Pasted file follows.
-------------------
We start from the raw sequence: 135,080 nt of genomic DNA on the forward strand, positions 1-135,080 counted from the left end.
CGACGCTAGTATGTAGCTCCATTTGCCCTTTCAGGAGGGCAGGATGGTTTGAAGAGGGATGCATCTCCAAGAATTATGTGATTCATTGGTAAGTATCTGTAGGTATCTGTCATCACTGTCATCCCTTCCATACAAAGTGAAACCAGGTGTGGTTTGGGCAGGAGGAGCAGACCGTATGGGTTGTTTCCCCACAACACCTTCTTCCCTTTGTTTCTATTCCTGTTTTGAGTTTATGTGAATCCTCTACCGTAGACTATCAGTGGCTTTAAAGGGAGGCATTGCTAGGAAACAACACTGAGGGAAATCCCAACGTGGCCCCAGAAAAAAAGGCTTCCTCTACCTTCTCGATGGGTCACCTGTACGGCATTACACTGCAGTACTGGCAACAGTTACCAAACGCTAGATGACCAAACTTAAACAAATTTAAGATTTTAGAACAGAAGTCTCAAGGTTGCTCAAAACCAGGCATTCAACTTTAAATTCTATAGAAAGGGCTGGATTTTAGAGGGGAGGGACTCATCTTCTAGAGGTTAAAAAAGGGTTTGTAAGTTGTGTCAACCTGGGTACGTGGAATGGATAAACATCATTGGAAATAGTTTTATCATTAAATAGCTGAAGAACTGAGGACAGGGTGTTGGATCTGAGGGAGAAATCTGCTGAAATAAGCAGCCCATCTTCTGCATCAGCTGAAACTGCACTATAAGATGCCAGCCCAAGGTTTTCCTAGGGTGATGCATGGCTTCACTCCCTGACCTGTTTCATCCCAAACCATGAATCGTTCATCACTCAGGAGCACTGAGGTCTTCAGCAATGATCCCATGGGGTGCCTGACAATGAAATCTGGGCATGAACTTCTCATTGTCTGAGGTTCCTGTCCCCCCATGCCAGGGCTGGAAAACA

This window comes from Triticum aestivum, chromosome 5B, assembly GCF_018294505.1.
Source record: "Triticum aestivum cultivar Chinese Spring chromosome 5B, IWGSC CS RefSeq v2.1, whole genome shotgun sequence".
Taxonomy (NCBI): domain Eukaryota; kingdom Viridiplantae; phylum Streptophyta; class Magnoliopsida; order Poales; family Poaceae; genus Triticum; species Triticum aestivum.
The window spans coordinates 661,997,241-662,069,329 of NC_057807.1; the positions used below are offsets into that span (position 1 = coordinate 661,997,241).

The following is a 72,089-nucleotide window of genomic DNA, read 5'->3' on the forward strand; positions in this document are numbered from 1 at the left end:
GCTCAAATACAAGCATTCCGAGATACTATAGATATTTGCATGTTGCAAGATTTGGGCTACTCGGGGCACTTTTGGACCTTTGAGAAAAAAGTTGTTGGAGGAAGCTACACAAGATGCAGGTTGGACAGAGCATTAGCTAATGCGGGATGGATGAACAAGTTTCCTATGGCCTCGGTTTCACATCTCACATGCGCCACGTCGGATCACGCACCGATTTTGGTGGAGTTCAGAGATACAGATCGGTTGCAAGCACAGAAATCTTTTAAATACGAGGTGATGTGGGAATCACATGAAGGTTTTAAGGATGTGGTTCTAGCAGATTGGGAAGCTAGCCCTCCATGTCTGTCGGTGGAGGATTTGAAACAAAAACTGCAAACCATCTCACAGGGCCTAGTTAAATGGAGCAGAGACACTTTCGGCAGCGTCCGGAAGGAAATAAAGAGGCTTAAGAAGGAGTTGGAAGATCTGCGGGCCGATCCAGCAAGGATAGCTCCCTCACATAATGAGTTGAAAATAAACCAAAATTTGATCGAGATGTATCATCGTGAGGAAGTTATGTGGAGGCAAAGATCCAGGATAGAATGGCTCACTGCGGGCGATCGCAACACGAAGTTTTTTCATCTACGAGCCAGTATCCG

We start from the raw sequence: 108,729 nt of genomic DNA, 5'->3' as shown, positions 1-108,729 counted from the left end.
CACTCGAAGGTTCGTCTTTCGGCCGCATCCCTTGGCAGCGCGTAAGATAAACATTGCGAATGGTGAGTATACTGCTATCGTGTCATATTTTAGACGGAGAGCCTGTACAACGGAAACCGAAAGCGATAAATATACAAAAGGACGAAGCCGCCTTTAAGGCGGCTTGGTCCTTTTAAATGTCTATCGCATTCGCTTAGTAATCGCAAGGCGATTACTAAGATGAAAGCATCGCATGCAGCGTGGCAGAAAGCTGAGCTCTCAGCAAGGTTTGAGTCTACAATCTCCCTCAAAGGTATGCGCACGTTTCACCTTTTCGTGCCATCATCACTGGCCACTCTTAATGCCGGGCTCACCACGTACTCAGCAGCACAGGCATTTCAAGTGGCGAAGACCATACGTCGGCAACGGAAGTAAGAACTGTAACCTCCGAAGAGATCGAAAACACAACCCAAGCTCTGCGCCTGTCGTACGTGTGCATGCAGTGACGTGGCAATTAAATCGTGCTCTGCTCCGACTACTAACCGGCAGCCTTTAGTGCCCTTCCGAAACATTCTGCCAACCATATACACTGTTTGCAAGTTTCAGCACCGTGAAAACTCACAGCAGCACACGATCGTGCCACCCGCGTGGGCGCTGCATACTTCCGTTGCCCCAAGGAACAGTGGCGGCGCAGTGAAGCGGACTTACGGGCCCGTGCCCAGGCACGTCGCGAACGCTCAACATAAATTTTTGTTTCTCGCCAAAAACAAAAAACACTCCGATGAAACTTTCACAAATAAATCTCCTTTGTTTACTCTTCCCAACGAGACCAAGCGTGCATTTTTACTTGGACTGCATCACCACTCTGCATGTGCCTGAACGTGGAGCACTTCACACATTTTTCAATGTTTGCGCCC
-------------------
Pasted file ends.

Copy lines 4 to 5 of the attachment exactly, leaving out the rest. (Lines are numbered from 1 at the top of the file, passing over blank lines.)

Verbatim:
Source record: "Triticum aestivum cultivar Chinese Spring chromosome 5B, IWGSC CS RefSeq v2.1, whole genome shotgun sequence".
Taxonomy (NCBI): domain Eukaryota; kingdom Viridiplantae; phylum Streptophyta; class Magnoliopsida; order Poales; family Poaceae; genus Triticum; species Triticum aestivum.